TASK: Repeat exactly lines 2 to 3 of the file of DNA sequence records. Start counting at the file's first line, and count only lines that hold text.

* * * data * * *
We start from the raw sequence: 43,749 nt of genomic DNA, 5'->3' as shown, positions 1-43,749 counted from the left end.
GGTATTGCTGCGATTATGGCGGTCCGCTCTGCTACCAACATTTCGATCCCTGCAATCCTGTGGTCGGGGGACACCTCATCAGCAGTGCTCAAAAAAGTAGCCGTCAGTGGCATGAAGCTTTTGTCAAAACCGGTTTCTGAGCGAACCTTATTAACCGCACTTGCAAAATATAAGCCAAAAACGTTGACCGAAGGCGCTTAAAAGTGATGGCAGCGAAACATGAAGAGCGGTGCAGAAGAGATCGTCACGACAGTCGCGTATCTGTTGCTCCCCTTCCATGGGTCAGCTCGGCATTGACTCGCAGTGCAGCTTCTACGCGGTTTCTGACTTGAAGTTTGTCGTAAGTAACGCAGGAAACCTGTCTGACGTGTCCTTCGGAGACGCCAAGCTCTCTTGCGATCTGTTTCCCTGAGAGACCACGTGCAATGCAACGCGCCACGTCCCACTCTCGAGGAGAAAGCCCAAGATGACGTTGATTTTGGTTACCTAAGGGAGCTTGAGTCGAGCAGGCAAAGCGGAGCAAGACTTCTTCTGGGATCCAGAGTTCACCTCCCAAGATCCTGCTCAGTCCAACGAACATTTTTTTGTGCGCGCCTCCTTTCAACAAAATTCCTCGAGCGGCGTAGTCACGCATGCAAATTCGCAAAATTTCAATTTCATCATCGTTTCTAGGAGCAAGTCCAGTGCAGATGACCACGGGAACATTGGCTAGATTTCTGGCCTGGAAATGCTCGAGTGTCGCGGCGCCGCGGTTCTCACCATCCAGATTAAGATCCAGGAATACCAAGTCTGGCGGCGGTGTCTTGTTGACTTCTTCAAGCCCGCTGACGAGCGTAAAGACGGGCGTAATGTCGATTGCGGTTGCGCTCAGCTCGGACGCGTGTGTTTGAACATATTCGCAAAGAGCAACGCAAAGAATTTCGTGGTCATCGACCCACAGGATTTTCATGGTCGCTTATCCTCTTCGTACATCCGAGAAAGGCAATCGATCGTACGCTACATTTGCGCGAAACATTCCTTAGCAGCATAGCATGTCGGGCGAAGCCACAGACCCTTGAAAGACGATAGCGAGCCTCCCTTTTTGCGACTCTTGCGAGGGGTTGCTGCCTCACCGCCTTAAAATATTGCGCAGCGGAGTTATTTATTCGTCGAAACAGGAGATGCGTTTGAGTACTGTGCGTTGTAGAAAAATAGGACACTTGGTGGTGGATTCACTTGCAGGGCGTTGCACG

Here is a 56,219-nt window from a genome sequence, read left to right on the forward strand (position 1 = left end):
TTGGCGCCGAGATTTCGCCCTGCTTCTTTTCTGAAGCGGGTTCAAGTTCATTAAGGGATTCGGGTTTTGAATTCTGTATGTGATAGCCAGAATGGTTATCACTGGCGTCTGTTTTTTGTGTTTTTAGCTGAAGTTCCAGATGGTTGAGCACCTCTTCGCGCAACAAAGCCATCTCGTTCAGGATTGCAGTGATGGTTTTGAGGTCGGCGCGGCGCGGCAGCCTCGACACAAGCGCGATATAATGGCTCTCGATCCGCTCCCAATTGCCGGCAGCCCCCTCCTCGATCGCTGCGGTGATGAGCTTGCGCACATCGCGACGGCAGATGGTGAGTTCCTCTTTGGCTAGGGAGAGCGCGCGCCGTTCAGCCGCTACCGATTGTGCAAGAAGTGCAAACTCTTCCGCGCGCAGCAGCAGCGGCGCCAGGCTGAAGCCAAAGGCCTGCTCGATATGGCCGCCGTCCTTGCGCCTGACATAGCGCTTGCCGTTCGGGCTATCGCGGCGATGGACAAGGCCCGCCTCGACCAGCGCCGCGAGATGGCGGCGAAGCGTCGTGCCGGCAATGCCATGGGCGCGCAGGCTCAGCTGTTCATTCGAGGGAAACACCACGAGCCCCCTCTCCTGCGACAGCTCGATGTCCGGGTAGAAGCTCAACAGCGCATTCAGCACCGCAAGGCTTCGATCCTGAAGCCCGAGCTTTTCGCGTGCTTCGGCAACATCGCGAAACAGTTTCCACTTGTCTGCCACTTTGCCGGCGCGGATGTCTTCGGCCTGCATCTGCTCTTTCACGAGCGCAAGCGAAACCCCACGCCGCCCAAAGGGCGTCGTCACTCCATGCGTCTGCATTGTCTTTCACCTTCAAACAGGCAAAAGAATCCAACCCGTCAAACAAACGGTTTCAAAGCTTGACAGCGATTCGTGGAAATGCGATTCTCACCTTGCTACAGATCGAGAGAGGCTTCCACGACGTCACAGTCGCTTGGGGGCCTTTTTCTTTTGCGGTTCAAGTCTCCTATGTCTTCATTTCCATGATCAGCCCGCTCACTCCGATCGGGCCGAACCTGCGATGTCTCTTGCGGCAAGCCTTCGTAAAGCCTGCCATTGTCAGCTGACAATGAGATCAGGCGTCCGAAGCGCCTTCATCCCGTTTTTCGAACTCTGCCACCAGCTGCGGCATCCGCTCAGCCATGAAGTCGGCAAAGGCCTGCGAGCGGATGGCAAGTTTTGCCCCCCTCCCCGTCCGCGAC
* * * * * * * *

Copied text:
GGTATTGCTGCGATTATGGCGGTCCGCTCTGCTACCAACATTTCGATCCCTGCAATCCTGTGGTCGGGGGACACCTCATCAGCAGTGCTCAAAAAAGTAGCCGTCAGTGGCATGAAGCTTTTGTCAAAACCGGTTTCTGAGCGAACCTTATTAACCGCACTTGCAAAATATAAGCCAAAAACGTTGACCGAAGGCGCTTAAAAGTGATGGCAGCGAAACATGAAGAGCGGTGCAGAAGAGATCGTCACGACAGTCGCGTATCTGTTGCTCCCCTTCCATGGGTCAGCTCGGCATTGACTCGCAGTGCAGCTTCTACGCGGTTTCTGACTTGAAGTTTGTCGTAAGTAACGCAGGAAACCTGTCTGACGTGTCCTTCGGAGACGCCAAGCTCTCTTGCGATCTGTTTCCCTGAGAGACCACGTGCAATGCAACGCGCCACGTCCCACTCTCGAGGAGAAAGCCCAAGATGACGTTGATTTTGGTTACCTAAGGGAGCTTGAGTCGAGCAGGCAAAGCGGAGCAAGACTTCTTCTGGGATCCAGAGTTCACCTCCCAAGATCCTGCTCAGTCCAACGAACATTTTTTTGTGCGCGCCTCCTTTCAACAAAATTCCTCGAGCGGCGTAGTCACGCATGCAAATTCGCAAAATTTCAATTTCATCATCGTTTCTAGGAGCAAGTCCAGTGCAGATGACCACGGGAACATTGGCTAGATTTCTGGCCTGGAAATGCTCGAGTGTCGCGGCGCCGCGGTTCTCACCATCCAGATTAAGATCCAGGAATACCAAGTCTGGCGGCGGTGTCTTGTTGACTTCTTCAAGCCCGCTGACGAGCGTAAAGACGGGCGTAATGTCGATTGCGGTTGCGCTCAGCTCGGACGCGTGTGTTTGAACATATTCGCAAAGAGCAACGCAAAGAATTTCGTGGTCATCGACCCACAGGATTTTCATGGTCGCTTATCCTCTTCGTACATCCGAGAAAGGCAATCGATCGTACGCTACATTTGCGCGAAACATTCCTTAGCAGCATAGCATGTCGGGCGAAGCCACAGACCCTTGAAAGACGATAGCGAGCCTCCCTTTTTGCGACTCTTGCGAGGGGTTGCTGCCTCACCGCCTTAAAATATTGCGCAGCGGAGTTATTTATTCGTCGAAACAGGAGATGCGTTTGAGTACTGTGCGTTGTAGAAAAATAGGACACTTGGTGGTGGATTCACTTGCAGGGCGTTGCACG

Here is a 56,219-nt window from a genome sequence, read left to right on the forward strand (position 1 = left end):